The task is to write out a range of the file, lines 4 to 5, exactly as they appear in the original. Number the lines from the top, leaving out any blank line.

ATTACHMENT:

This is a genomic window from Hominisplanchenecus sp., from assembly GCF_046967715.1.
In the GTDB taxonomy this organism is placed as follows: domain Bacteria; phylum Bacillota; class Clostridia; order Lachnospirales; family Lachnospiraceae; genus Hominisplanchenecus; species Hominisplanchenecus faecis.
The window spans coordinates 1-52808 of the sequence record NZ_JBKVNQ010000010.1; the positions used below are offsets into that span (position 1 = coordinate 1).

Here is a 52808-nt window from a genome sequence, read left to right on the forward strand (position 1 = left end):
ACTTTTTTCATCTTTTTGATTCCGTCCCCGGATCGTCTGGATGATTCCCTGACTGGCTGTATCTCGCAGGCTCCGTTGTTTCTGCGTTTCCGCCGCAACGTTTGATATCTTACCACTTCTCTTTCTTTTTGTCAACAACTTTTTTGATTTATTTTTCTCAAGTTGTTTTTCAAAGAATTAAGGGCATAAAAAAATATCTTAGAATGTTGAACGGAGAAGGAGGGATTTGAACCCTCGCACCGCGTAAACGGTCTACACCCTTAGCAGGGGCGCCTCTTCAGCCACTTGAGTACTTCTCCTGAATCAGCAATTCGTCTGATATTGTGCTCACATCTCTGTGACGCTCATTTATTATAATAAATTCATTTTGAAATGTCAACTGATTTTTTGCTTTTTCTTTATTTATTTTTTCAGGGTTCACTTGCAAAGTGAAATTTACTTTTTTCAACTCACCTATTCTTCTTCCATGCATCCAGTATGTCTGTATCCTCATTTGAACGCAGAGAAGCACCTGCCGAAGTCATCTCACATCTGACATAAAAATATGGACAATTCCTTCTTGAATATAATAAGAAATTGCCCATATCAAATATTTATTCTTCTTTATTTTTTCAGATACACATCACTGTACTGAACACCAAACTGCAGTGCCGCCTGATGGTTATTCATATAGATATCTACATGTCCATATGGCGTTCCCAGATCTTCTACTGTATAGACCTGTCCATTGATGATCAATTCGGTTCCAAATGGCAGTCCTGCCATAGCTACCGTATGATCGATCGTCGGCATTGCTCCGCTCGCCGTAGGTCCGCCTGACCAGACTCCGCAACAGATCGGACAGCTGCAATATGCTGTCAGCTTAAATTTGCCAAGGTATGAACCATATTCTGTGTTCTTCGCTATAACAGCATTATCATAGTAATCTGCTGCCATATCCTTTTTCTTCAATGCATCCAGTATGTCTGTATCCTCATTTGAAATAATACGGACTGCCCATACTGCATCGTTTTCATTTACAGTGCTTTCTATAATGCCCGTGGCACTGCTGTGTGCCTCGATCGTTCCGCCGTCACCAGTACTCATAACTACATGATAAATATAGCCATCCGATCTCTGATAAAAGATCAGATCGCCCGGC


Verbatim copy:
Here is a 52808-nt window from a genome sequence, read left to right on the forward strand (position 1 = left end):
ACTTTTTTCATCTTTTTGATTCCGTCCCCGGATCGTCTGGATGATTCCCTGACTGGCTGTATCTCGCAGGCTCCGTTGTTTCTGCGTTTCCGCCGCAACGTTTGATATCTTACCACTTCTCTTTCTTTTTGTCAACAACTTTTTTGATTTATTTTTCTCAAGTTGTTTTTCAAAGAATTAAGGGCATAAAAAAATATCTTAGAATGTTGAACGGAGAAGGAGGGATTTGAACCCTCGCACCGCGTAAACGGTCTACACCCTTAGCAGGGGCGCCTCTTCAGCCACTTGAGTACTTCTCCTGAATCAGCAATTCGTCTGATATTGTGCTCACATCTCTGTGACGCTCATTTATTATAATAAATTCATTTTGAAATGTCAACTGATTTTTTGCTTTTTCTTTATTTATTTTTTCAGGGTTCACTTGCAAAGTGAAATTTACTTTTTTCAACTCACCTATTCTTCTTCCATGCATCCAGTATGTCTGTATCCTCATTTGAACGCAGAGAAGCACCTGCCGAAGTCATCTCACATCTGACATAAAAATATGGACAATTCCTTCTTGAATATAATAAGAAATTGCCCATATCAAATATTTATTCTTCTTTATTTTTTCAGATACACATCACTGTACTGAACACCAAACTGCAGTGCCGCCTGATGGTTATTCATATAGATATCTACATGTCCATATGGCGTTCCCAGATCTTCTACTGTATAGACCTGTCCATTGATGATCAATTCGGTTCCAAATGGCAGTCCTGCCATAGCTACCGTATGATCGATCGTCGGCATTGCTCCGCTCGCCGTAGGTCCGCCTGACCAGACTCCGCAACAGATCGGACAGCTGCAATATGCTGTCAGCTTAAATTTGCCAAGGTATGAACCATATTCTGTGTTCTTCGCTATAACAGCATTATCATAGTAATCTGCTGCCATATCCTTTTTCTTCAATGCATCCAGTATGTCTGTATCCTCATTTGAAATAATACGGACTGCCCATACTGCATCGTTTTCATTTACAGTGCTTTCTATAATGCCCGTGGCACTGCTGTGTGCCTCGATCGTTCCGCCGTCACCAGTACTCATAACTACATGATAAATATAGCCATCCGATCTCTGATAAAAGATCAGATCGCCCGGC